A winter storm that hit the mid-Atlantic on Monday combined with pandemic-caused shortages of airline workers to push flight cancellations to a holiday-season high, creating more frustration for travelers just trying to get home.
More than 3,000 U.S. flights and about 4,700 worldwide were canceled by late afternoon Monday on the East Coast, according to tracking service FlightAware. Another 12,500 flights were delayed, including 5,600 in the U.S.
Travelers could take hope from an improving weather forecast: Airlines had canceled fewer than 400 U.S. flights scheduled for Tuesday.
First, however, they had to contend with a winter storm that dumped several inches of snow on the District of Columbia, northern Virginia and central Maryland before quitting Monday afternoon.
The cancellations and delays just added to the despair felt over the weekend by holidays travelers trying to get home.
On social media, travelers complained about late cancellations, lost bags and long hold times to reach anybody in airline customer service. Some said they slept in airports and didn't know when they would get home.
With the spread of the highly transmissible omicron variant, the seven-day rolling average for daily new cases of COVID-19 in the U.S. has tripled over the past two weeks and topped 400,000 on Sunday, according to figures from Johns Hopkins University.
The toll of grounded flights in the U.S. was in the few hundreds per day the week before Christmas, then soared past 1,000 a day, as airlines blamed crew shortages caused by the virus.
For several days, airlines and their passengers lucked out with mostly favorable weather, but a winter storm that hit the Midwest on Saturday caused cancellations to spike again to new holiday-season highs.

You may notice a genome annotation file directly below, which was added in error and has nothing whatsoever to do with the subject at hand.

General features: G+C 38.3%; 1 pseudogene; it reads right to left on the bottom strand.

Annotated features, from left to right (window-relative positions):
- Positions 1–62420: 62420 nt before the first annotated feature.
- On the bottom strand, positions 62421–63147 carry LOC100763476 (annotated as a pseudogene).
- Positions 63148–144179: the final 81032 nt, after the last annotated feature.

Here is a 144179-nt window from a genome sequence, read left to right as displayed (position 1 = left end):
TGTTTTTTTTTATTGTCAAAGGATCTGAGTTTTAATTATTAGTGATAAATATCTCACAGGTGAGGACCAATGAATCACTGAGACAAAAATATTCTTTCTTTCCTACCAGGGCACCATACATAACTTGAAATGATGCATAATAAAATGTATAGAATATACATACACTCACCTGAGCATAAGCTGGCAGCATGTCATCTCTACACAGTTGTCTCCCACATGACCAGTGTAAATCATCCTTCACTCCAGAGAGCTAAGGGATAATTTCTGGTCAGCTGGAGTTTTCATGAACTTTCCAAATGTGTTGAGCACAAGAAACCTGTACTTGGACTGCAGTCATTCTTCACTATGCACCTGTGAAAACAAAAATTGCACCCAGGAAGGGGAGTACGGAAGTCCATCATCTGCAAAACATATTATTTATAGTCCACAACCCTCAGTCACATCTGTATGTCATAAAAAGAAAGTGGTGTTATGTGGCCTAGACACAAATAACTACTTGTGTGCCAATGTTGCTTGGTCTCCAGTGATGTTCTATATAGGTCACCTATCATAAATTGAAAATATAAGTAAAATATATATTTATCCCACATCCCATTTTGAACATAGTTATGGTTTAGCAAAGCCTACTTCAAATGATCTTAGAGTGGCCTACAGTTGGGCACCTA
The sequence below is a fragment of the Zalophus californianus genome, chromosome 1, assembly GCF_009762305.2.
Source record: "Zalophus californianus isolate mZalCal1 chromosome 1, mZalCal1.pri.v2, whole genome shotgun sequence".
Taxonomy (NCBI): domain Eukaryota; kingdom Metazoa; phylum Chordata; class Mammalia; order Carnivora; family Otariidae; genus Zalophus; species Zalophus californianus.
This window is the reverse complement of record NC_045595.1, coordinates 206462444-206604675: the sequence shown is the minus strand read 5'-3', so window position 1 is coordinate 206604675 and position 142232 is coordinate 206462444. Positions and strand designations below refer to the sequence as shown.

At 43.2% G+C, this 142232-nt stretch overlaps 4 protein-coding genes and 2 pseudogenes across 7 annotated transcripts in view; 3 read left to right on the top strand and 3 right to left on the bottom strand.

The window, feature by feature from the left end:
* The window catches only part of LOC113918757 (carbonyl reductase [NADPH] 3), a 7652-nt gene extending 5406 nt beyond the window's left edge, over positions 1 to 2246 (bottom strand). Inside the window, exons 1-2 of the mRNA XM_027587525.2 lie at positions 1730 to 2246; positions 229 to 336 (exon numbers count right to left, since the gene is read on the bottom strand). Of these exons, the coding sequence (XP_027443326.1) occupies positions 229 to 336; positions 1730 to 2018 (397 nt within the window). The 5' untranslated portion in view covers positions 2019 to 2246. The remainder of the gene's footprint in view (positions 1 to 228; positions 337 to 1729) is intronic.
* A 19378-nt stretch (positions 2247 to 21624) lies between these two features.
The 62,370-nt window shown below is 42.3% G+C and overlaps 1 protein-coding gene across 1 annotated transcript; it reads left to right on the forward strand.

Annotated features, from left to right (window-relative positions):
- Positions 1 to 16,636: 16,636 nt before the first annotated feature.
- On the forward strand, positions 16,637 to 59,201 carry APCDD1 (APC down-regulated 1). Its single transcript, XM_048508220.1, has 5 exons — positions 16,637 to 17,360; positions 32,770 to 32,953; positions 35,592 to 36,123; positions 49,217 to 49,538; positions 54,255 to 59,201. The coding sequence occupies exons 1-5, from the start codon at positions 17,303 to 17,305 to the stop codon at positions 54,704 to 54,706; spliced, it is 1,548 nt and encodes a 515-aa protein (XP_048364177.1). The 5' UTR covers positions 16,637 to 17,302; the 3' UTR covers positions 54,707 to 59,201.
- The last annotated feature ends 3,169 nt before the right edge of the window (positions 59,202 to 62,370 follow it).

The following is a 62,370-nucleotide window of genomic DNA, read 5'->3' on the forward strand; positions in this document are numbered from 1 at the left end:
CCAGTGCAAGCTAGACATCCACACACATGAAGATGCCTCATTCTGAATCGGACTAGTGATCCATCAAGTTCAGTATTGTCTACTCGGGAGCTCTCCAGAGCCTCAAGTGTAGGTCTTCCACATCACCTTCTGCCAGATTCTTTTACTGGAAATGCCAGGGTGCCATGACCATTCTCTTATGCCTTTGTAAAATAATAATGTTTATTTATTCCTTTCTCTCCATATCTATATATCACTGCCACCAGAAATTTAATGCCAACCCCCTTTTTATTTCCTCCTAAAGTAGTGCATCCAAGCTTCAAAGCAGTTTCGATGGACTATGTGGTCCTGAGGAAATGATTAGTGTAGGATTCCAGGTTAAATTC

Over the weekend, about 5,400 U.S. flights were canceled — nearly 12% of all scheduled flights — and more than 9,000 worldwide, according to FlightAware. By Monday afternoon, about 18,000 U.S. flights had been canceled since Christmas Eve.
Many of the cancellations were made hours or even a day in advance. Airline believe they have a better chance to keep lighter schedules on track, and it saves passengers from making needless trips to the airport.
More than three-quarters of Monday's scheduled flights at Ronald Reagan Washington National Airport and nearly half of those at nearby Baltimore/Washington International Thurgood Marshall Airport were scrubbed, according to FlightAware. Both airports received more than six inches of snow.
Southwest Airlines had canceled about 600 flights, or 16% of Monday's schedule, by midday. Spokesman Brad Hawkins said storms over the weekend and on Monday affected operations at some of its biggest airports, including Chicago, Denver and Baltimore, and left planes and crews out of position.
United Airlines said the nationwide COVID-19 spike caused by the omicron variant has affected its flight crews, resulting in canceled flights. Delta cited winter weather and omicron, but said it expected fewer than half as many cancellations Tuesday and Wednesday. American cited the storm in the Washington area, and said the number of employees calling in sick because of COVID-19 was similar to the past few days, although it declined to give figures.
SkyWest, a regional carrier that operates flights under the names United Express, American Eagle and Delta Connection, grounded more than 350 flights Monday after scrubbing 500 on Sunday.
Thousands of miles from the snow storms, Hawaiian Airlines said it had to cancel several flights between islands and across the Pacific due to staffing shortages.
Airlines are paying temporary bonuses to encourage pilots and flight attendants to pick up flights left empty by co-workers with COVID-19. United will pay pilots triple their usual wages for picking up open flights through most of January. Spirit Airlines reached a deal with the union to pay flight attendants double through Tuesday.